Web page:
To Be a Trooper: Book Smarts, Street Smarts, Physical Readiness
FT. WAYNE, Ind.--Becoming an Indiana State Trooper means more than just getting a job. State Police want you to know that the job is a calling, that it requires intelligence, a constant effort to stay physically fit, and a heart for helping Hoosiers.
"We get a lot of people that apply, and some people think it's just another job," said Sgt. Ron Galaviz, with the Ft. Wayne post. "They don't realize really what all it entails until they're knee-deep in it and realize this isn't for me."
That's why a four-hour seminar being held at Indiana Tech in Ft. Wayne, Sat., Oct. 6, has been planned for people who are interested in becoming state troopers. Galaviz said they will provide an overview of what the job looks like.
"It's not for everybody. It takes a certain type of person, and it goes above and beyond helping people, because that's at our core," said Galaviz. "When we're off the clock, we're still on the clock. We park that car in our driveway, and so people know who we are."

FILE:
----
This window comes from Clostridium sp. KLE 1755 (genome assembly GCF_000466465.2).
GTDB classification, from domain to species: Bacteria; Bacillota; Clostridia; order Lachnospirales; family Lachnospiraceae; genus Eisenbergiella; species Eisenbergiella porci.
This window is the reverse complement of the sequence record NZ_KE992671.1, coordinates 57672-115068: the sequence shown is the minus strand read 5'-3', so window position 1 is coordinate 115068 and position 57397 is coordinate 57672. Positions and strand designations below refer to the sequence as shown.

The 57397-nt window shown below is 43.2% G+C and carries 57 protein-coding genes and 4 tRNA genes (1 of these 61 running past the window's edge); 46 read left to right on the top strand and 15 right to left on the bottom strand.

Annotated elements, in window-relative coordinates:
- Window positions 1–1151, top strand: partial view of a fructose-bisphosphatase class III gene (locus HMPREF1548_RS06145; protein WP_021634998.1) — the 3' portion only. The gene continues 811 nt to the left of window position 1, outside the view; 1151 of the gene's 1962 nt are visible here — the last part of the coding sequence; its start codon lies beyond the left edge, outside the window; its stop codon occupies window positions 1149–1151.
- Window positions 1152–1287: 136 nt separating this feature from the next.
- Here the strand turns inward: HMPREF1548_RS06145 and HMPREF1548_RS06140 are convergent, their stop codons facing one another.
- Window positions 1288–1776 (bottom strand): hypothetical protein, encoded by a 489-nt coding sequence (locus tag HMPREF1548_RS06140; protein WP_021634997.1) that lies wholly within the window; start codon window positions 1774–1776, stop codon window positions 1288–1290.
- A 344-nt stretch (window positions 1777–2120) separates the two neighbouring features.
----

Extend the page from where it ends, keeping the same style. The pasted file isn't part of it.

We have two great opportunities for those who want jump start their Law Enforcement Career the with ISP.
We are still reserving seats for our Informational/PT Workshop in Fort Wayne on… https://t.co/wVZEGzNmZ5
— Sgt. Roosevelt Williams (@ISPRecruiting) September 24, 2018
Galaviz said that means people expect action when something goes down.
That level of dedication is also combined with tough physical training and book and street smarts.
"If you're in college, if you're working a trade right now, if you're getting ready to exit the military, then we're gonna give you an opportunity because each of those facets has a potential skill set we may need," he said. "The majority of our applicants are college graduates-anything from criminal justice degrees, to engineering, business, marketing- you name it."
Galaviz said in addition to the skills that require a lot of book study, that hands-on skills like being able to change a flat tire or help someone who is broken down on the side of the road are also important. He said in many rural counties, state troopers can sometimes be the only law enforcement on the roads.
He said that the recruit class roughly starts with around 80 people every year, and the number who graduate can be around 50.
"They're taught investigative skills that they are going hone for the rest of their careers. They're taught communications skills. When they walk out of our recruit class after 24 weeks, they've been given a baseline training from which to truly jump start their careers."
To be a part of the Ft. Wayne seminar, you must send an e-mail to email@example.com and include your name and the Indiana Tech location in the body of the email. The deadline for this session is Friday, Sept. 28, 2018.
The next seminar will be later this year in the Gary area.